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Theory of input spike auto- and cross-correlations and their effect on the response of spiking neurons. (English) Zbl 1138.92014
Summary: Spike correlations between neurons are ubiquitous in the cortex, but their role is not understood. Here we describe the firing response of a leaky integrate-and-fire neuron (LIF) when it receives a temporarily correlated input generated by presynaptic correlated neuronal populations. Input correlations are characterized in terms of the firing rates, Fano factors, correlation coefficients, and correlation time scale of the neurons driving the target neuron. We show that the sum of the presynaptic spike trains cannot be well described by a Poisson process. In fact, the total input current has a nontrivial two-point correlation function described by two main parameters: the correlation time scale (how precise the input correlations are in time) and the correlation magnitude (how strong they are). Therefore, the total current generated by the input spike trains is not well described by a white noise Gaussian process. Instead, we model the total current as a colored Gaussian process with the same mean and two-point correlation function, leading to the formulation of the problem in terms of a Fokker-Planck equation.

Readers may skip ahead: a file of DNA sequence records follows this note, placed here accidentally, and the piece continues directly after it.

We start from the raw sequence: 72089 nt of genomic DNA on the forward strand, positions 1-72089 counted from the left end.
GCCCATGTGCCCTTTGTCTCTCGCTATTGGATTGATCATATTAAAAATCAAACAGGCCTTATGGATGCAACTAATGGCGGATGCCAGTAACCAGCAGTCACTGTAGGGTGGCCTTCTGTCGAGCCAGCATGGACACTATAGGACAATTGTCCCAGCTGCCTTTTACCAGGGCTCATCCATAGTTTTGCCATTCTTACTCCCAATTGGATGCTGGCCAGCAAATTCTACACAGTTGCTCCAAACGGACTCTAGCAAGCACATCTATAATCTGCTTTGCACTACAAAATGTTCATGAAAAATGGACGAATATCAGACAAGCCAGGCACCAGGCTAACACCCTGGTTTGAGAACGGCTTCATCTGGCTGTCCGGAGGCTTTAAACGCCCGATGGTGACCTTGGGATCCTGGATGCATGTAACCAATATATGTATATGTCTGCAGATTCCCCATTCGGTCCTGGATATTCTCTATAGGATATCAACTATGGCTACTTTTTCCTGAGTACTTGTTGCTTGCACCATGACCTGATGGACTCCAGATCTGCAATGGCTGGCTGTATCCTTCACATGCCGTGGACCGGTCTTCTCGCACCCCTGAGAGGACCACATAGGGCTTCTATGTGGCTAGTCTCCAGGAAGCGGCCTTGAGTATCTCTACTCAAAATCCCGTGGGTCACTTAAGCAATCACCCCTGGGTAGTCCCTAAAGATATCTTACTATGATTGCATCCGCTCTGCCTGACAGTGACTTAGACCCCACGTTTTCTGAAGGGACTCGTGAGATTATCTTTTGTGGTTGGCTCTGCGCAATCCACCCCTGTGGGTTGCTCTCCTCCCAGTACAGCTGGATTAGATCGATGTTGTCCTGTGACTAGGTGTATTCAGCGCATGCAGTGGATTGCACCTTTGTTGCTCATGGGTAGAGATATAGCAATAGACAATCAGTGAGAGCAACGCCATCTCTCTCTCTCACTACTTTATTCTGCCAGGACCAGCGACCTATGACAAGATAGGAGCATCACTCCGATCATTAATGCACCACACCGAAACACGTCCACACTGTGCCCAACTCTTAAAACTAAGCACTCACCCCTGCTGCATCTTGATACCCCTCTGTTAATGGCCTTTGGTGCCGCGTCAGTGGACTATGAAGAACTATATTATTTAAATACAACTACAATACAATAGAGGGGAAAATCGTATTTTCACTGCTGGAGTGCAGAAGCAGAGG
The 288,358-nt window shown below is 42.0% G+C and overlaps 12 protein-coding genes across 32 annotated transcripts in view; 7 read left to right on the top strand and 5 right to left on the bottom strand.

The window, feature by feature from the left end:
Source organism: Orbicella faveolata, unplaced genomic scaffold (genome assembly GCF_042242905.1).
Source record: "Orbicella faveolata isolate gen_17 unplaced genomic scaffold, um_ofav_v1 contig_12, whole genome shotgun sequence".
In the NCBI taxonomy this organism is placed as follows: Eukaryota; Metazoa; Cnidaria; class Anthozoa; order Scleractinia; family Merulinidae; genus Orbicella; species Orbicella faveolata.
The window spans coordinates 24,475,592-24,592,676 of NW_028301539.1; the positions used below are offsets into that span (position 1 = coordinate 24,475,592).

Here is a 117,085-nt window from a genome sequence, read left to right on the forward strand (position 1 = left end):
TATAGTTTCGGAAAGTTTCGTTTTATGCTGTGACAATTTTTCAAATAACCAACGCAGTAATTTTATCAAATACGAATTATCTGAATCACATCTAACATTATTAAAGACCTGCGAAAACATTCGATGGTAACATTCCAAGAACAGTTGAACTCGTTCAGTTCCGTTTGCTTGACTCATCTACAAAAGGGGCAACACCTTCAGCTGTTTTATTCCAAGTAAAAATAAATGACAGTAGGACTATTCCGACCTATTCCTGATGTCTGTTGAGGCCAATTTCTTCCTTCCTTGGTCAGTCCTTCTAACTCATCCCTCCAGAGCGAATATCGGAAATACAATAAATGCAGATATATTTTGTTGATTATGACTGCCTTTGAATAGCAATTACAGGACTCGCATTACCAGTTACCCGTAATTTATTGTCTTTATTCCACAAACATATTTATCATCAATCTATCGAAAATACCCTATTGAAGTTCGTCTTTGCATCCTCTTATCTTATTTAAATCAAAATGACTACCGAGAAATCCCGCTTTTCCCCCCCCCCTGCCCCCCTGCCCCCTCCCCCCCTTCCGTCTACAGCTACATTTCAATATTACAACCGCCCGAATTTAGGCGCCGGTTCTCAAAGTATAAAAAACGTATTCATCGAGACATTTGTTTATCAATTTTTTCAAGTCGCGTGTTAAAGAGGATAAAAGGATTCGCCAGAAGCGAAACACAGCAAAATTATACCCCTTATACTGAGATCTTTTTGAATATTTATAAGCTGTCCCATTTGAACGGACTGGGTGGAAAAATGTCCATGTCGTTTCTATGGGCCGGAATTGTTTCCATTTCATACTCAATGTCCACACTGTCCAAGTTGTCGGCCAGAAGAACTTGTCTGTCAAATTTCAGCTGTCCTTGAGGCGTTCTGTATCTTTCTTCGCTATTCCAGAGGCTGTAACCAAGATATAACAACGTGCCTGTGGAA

Solutions of the output firing rate are found in the limit of short and long correlation time scales. The solutions described here expand and improve on our previous results [R. Moreno-Bote et al., Phys. Rev. Lett. 89, No. 28, 288101 ff (2002)] by presenting new analytical expressions for the output firing rate for general IF neurons, extending the validity of the results for arbitrarily large correlation magnitude, and by describing the differential effect of correlations on the mean-driven or noise-dominated firing regimes. Also the details of this novel formalism are given here for the first time. We employ numerical simulations to confirm the analytical solutions and study the firing response to sudden changes in the input correlations. We expect this formalism to be useful for the study of correlations in neuronal networks and their role in neural processing and information transmission.

92C20 Neural biology
92C05 Biophysics
60G35 Signal detection and filtering (aspects of stochastic processes)
60J70 Applications of Brownian motions and diffusion theory (population genetics, absorption problems, etc.)
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